Comparison of sorption capacity, preconcentration factor, detection limit and interferences.
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Comparison of sorption capacity, preconcentration factor, detection limit and interferences.
EXPERIMENTAL
- Reagents
All chemicals used were of analytical reagent grade. Doubly distilled water was used throughout.
Activated carbon, 40-60 mesh (Merck) was soaked in hydrochloric acid for 1 day; it was then washed with water and dried at 110 ℃ for 1 day.
Methyl thymol blue (MTB) solution, 0.01% (w/v), was prepared by dissolving 0.01 g of the reagent in water. Samples were filtered through a cellulose membrane of pore size <2 μm.
Universal buffer was made of mixture of acetic acid, boric acid and phosphoric acid (0.04 M).
- Apparatus
A Perkin-Elmer® (USA), Model 2380 atomic absorption spectrometer furnished with a lead hollow-cathode lamp was used. The instrument was set at a wavelength of 217.0 nm and the air-acetylene flame was adjusted according to standard recommendation. The schematic diagram of the on-line preconcentration is shown in 1 . The hardware of the system was composed of a 32 channel I/O card (PCL-720, Advantech®, Taiwan) which has a power relay module to convert the output of I/O card to 220 V AC, a peristaltic pump (Ismatec®, ISM 404, Switzerland), three 220v AC electrical valves, a silicon rubber tubing pump (2.06 mm i.d.) and a PC computer, Pentium II (233 MHz). A program was written in Borland C ++ by the authors to monitor and to control the system. The mini-column was made by packing Teflon tubes (7 mm i.d.) with MTB loaded activated carbon. Small glass wool plugs at the ends of each column prevented material loss. A WPA Lightwave® (UK), Model S2000 Diode Array UV-Vis spectrophotometer was used to measure the absorbance of the MTB solution. The pH of aqueous solutions was checked using a Metrohm® (Switzerland), Model 827 pH meter with a glass electrode.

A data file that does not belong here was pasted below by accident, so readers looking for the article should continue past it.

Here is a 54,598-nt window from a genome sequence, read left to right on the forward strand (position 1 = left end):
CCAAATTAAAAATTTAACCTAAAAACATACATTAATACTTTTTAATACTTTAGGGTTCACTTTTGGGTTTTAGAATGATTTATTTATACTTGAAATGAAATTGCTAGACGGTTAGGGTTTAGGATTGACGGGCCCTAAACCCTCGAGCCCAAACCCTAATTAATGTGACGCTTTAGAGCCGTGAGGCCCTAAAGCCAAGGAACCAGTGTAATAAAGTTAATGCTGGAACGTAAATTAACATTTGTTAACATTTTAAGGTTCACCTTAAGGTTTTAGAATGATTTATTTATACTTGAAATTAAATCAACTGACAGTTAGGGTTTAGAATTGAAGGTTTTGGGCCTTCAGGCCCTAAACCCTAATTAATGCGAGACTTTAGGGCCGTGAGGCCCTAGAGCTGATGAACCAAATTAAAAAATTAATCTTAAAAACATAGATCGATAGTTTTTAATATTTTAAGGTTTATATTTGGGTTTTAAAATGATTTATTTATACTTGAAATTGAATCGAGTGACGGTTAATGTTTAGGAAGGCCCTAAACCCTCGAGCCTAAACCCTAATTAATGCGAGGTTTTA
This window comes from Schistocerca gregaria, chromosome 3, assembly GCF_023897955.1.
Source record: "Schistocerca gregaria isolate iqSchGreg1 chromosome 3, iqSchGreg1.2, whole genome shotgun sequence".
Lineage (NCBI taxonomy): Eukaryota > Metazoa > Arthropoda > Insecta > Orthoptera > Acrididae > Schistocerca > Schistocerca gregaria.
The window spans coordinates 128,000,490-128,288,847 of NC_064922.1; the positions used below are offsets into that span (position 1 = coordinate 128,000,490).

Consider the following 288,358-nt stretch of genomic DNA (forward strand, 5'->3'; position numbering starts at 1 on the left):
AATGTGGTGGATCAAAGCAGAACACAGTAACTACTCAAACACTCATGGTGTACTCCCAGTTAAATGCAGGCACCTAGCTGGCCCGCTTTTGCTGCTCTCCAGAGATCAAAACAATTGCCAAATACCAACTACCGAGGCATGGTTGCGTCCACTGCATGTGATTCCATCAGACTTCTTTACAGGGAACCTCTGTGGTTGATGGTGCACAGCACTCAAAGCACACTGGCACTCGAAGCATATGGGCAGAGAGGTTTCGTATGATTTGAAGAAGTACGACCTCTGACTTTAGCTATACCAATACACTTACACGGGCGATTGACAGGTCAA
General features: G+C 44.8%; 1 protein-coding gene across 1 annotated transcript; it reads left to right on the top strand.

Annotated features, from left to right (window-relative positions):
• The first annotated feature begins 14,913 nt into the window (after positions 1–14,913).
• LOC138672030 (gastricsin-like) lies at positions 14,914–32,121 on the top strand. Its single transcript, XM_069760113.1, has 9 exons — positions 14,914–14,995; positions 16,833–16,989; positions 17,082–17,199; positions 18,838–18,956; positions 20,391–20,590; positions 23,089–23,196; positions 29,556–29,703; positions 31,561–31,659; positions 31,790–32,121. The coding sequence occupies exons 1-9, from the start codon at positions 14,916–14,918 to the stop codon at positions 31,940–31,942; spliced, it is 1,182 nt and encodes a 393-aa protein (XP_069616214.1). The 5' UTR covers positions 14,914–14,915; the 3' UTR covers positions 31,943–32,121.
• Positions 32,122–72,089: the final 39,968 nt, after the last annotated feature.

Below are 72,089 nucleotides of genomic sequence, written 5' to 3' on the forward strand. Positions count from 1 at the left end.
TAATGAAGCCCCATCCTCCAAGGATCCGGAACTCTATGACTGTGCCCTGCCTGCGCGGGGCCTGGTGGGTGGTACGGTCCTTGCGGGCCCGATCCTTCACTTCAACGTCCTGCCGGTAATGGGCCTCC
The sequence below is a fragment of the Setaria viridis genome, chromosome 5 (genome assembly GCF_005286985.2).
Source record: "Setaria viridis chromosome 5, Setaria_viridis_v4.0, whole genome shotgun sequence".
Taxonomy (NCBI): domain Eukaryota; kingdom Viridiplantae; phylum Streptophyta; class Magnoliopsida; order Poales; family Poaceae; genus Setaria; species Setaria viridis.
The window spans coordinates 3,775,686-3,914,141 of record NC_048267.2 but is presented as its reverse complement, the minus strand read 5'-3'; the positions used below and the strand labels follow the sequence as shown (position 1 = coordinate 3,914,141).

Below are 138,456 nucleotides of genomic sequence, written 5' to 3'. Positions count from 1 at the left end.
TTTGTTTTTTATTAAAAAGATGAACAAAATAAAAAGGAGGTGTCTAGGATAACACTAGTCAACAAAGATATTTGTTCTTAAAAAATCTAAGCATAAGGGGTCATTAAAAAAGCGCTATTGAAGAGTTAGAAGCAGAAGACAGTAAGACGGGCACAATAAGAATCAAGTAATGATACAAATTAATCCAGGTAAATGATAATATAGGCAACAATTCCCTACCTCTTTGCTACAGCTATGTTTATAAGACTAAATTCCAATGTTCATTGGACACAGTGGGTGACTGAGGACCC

In the on-line preconcentration procedure, the sample was pumped through the mini-column via position 1 of valve A ( 1 ). Lead(II) ions were retained in the column by forming a complex with MTB. In this case, valve B was in the waste position. When the sample was eluted completely, position 1 of valve A was closed automatically, valve B was switched to the preconcentration sample and position 2 of valve A was opened when 0.5 M nitric acid was passed through the mini-column to elute the Pb(II) ions by breaking the complex. When the nitric acid was eluted, the preconcentrated sample was analyzed by flame atomic absorption spectrometer.
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Automatic manifold system used for preconcentration of Pb(II). (P, pump; C, Microcolumn; D/O: Analog to digital converter; S, Sample solution; VA, valves A; VB, valves B; E, Eluent solution, HNO3 0.5 M; and PC, Computer).
- Preparation of the Modified Activated Carbon